On May 31, 2004, at 5:33 AM, David Alan Black wrote:

> Hi --
>
> Simon Strandgaard <neoneye / adslhome.dk> writes:
>
>> I think I read somewhere that perl6 uses $ in the regexp replacement 
>> string,
>> in order to avoid our escaping hell.  I think this is a good 
>> initiative.
>> So escape can be used freely:
>>   "hello".gsub!(/h/, %q|\'|)       #->  \'ello
>>   "hello".gsub!(/(.)$1/, '$&$1')   #->  helllo
>>
>> Maybe we should do an RCR..  use dollar in regexp?
>
> Hmmm... I thought Ruby was moving more in the direction of getting rid
> of Perl-like global variables :-) But anyway, I think the thing you're
> describing might lead to some awkward things.  I think it's more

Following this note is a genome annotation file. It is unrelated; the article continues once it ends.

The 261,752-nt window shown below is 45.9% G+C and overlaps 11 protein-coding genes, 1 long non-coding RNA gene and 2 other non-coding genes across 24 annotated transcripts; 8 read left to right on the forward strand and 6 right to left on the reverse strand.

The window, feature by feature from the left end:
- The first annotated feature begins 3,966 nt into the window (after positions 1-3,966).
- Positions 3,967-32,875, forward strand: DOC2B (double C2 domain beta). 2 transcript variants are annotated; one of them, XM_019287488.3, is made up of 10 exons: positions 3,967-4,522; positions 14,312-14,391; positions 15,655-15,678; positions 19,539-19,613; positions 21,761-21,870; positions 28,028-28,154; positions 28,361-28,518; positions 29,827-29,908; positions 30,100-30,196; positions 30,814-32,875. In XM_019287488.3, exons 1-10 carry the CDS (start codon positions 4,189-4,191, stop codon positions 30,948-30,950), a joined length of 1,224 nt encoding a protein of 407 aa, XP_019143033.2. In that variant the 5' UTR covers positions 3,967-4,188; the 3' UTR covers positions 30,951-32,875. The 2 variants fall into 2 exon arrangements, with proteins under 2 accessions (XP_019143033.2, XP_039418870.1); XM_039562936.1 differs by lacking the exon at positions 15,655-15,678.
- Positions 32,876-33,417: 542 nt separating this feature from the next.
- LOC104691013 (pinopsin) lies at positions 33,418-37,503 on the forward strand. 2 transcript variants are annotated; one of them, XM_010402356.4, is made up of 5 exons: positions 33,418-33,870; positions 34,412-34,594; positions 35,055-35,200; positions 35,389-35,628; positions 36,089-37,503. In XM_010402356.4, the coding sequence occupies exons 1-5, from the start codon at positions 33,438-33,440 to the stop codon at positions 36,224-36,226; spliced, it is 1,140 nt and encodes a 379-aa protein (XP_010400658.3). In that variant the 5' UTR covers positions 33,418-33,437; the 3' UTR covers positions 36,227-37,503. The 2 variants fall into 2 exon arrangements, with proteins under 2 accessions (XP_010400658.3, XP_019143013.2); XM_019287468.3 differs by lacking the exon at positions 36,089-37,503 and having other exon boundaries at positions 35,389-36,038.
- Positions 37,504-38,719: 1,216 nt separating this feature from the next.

> logical
> to treat $1 as just a regular variable for purposes of compiling the
> regular expression:
>
>   /(def)/.match("abcdef")
>   puts $1                                 # def
>   /ABC#{$1.upcase}/.match("whatever")
>
> If your change were made, $1 would be nil in the last line because
> there are no captures.
>
> And here, you'd get a kind of postponed compilation of re:
>
>   /(abc)/.match("abc")
>   re = /(blah)#{$1}def/
>
> Sorry for the dumb examples... but I think the problems would be real.

hmm? I think the suggestion has nothing to do with the #{...} construct 
for interpolation. I think Simon is suggesting allowing "$1$2" as an 
alternative to "\\1\\2". These are things that would never be 
interpolated in current scheme. I think this would make things clearer, 
much less confusing. The backslash escaping rules are complicated 
enough that I never use them; I only use the block form of sub and 
gsub.

note that

   /(\d+)$1/.match(str)

would be entirely different from

   /(\d+)#{$1}/.match(str)

as the first would match something like this: "12341234" and the second 
would match "1276#{$1}", with whatever $1 is interpolated as.

cheers,
Mark